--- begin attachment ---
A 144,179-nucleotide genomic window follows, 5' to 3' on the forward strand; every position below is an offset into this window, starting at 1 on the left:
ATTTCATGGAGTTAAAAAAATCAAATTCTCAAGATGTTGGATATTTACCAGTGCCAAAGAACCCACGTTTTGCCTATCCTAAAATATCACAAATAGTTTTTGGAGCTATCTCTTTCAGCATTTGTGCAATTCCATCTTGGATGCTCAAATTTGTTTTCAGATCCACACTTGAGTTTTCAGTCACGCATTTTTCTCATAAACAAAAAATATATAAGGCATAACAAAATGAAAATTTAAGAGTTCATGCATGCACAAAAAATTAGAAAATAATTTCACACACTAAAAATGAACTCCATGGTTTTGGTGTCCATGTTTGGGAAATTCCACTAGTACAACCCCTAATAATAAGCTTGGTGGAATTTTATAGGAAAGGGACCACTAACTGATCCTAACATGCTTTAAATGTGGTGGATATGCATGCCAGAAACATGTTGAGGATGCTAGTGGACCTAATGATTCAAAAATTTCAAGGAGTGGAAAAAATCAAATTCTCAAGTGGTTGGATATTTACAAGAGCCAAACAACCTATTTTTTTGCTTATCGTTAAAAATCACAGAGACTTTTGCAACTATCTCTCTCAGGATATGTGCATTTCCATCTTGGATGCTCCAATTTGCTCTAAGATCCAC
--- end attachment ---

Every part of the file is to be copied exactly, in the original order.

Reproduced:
A 144,179-nucleotide genomic window follows, 5' to 3' on the forward strand; every position below is an offset into this window, starting at 1 on the left:
ATTTCATGGAGTTAAAAAAATCAAATTCTCAAGATGTTGGATATTTACCAGTGCCAAAGAACCCACGTTTTGCCTATCCTAAAATATCACAAATAGTTTTTGGAGCTATCTCTTTCAGCATTTGTGCAATTCCATCTTGGATGCTCAAATTTGTTTTCAGATCCACACTTGAGTTTTCAGTCACGCATTTTTCTCATAAACAAAAAATATATAAGGCATAACAAAATGAAAATTTAAGAGTTCATGCATGCACAAAAAATTAGAAAATAATTTCACACACTAAAAATGAACTCCATGGTTTTGGTGTCCATGTTTGGGAAATTCCACTAGTACAACCCCTAATAATAAGCTTGGTGGAATTTTATAGGAAAGGGACCACTAACTGATCCTAACATGCTTTAAATGTGGTGGATATGCATGCCAGAAACATGTTGAGGATGCTAGTGGACCTAATGATTCAAAAATTTCAAGGAGTGGAAAAAATCAAATTCTCAAGTGGTTGGATATTTACAAGAGCCAAACAACCTATTTTTTTGCTTATCGTTAAAAATCACAGAGACTTTTGCAACTATCTCTCTCAGGATATGTGCATTTCCATCTTGGATGCTCCAATTTGCTCTAAGATCCAC